In August 1918 Prince Prajadhipok married his childhood friend and cousin Rambhai Barni, a descendant of King Mongkut (Prajadhipok's grandfather) and his Royal Consort Piam. They were married at Sukhothai Palace which was a wedding gift to the couple from Queen Saovabha.[1]

After the war in Europe ended, he attended the École Superieure de Guerre in France, returning to Siam to the Siamese military. During this time, he was granted the additional title Krom Luang Sukhothai (Prince of Sukhothai). Prajadhipok lived a generally quiet life with his wife at their residence, Sukhothai Palace, next to the Chao Phraya River. The couple had no children. Prajadhipok soon found himself rising rapidly in succession to the throne, as his brothers all died within a relatively short period. In 1925, King Vajiravudh himself died at the age of 44. Prajadhipok became absolute monarch at only thirty-two. He was crowned King of Siam on 25 February 1926.

Prajadhipok on his coronation day, wearing full traditional attire, sitting on the Phatthrabit Throne, surrounded by the court officers carrying his regalia and supplementary insignia
Coronation of King Prajadhipok inside the Phaisan Thaksin Hall, Grand Palace on 25 February 1926.

Last absolute monarch[edit]

Relatively unprepared for his new responsibilities, Prajadhipok was nevertheless intelligent, diplomatic in his dealings with others, modest, and eager to learn.[3]:235 However, he had inherited serious political and economic problems from his predecessor.[2]:30 The budget was heavily in deficit, and the royal financial accounts were in serious disorder. The entire world was in the throes of the Great Depression.

King Prajadhipok

In an institutional innovation intended to restore confidence in the monarchy and government, Prajadhipok, in what was virtually his first act as king, announced the creation of the Supreme Council of the State of Siam. This council was made up of five experienced members of the royal family, although to emphasise the break with the previous reign the selected five had all fallen out of favour with the previous monarch.[2]:31 The council thus comprised three of the king's uncles, Prince Bhanurangsi, Prince Naris and Prince Damrong Rajanubhab and two of his half-brothers, Prince Kitiyakon (Prince Chantaburi) and Prince Boriphat.[4]:253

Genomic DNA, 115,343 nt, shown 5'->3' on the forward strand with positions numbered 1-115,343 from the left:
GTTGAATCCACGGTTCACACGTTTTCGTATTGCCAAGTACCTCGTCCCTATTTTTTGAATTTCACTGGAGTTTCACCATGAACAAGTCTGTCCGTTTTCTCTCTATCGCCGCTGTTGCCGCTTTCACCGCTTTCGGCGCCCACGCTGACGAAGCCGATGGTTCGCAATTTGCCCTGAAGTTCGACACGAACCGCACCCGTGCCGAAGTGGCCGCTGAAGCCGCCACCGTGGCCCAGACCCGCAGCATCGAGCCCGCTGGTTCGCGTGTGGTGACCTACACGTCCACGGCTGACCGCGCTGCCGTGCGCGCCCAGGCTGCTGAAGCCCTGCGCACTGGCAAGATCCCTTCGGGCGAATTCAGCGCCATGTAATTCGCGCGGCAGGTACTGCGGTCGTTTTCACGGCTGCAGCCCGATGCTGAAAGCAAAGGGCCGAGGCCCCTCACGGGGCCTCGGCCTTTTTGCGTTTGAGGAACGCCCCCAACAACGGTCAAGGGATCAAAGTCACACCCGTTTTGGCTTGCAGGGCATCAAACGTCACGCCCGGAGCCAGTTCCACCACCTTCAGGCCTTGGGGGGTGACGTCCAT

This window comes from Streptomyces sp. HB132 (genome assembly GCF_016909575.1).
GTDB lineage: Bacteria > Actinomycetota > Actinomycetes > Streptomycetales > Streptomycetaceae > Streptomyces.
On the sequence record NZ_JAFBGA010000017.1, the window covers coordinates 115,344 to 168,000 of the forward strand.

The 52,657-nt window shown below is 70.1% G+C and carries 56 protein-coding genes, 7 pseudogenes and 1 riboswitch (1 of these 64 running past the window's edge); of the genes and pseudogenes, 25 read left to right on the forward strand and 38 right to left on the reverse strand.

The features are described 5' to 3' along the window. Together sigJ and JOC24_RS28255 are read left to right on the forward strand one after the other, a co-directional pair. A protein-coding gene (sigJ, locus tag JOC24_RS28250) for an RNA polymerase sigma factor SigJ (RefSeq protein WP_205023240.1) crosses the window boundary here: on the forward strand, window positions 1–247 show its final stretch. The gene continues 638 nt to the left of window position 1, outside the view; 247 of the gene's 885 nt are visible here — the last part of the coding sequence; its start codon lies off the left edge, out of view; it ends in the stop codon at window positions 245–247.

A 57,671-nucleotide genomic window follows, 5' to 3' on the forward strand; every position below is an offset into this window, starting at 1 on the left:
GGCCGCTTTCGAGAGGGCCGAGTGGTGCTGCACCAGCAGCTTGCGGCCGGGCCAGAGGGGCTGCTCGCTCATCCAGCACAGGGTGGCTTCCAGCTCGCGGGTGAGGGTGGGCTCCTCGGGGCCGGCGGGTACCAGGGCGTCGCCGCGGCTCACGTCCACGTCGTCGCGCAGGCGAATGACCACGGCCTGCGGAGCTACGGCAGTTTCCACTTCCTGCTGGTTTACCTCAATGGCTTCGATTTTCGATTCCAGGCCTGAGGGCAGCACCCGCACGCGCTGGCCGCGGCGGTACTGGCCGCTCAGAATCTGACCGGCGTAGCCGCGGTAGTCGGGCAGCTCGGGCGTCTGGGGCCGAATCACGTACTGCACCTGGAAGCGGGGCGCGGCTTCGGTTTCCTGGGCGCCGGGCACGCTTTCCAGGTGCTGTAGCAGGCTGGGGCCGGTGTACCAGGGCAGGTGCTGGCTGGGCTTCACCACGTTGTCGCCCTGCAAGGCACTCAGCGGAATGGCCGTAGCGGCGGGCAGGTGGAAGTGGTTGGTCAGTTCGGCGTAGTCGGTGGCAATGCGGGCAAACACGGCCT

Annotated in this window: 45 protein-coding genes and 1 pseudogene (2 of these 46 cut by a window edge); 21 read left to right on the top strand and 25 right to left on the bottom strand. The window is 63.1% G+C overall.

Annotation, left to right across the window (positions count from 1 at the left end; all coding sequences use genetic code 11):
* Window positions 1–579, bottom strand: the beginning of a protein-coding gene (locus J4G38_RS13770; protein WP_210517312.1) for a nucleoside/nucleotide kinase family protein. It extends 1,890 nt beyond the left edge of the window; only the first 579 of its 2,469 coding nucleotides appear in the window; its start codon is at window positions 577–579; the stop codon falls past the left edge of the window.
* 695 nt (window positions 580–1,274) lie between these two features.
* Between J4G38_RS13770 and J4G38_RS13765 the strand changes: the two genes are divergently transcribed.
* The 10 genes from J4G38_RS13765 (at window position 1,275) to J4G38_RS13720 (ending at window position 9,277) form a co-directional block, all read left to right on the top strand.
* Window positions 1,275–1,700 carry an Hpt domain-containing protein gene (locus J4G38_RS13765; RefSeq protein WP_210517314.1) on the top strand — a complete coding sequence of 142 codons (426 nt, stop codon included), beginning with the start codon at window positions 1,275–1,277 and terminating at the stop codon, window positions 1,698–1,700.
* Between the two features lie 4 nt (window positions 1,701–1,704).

Many of the Princes of the Supreme Council felt that it was their duty to make amends for the mistakes of the previous reign, but their acts were not generally appreciated, for the government failed to communicate to the public the purpose of the policies they pursued to rectify Vajiravudh's extreme financial extravagances.[5] Gradually these princes arrogated power to themselves, monopolising all the main ministerial positions and appointing their sons and brothers to both administrative and military posts. By April 1926 almost the entire cabinet of ministry heads had been replaced with newly appointed Princes or nobles, with only three former members being re-appointed.[4]:254 While the family appointments brought back men of talent and experience, they also signalled a return to royal oligarchy.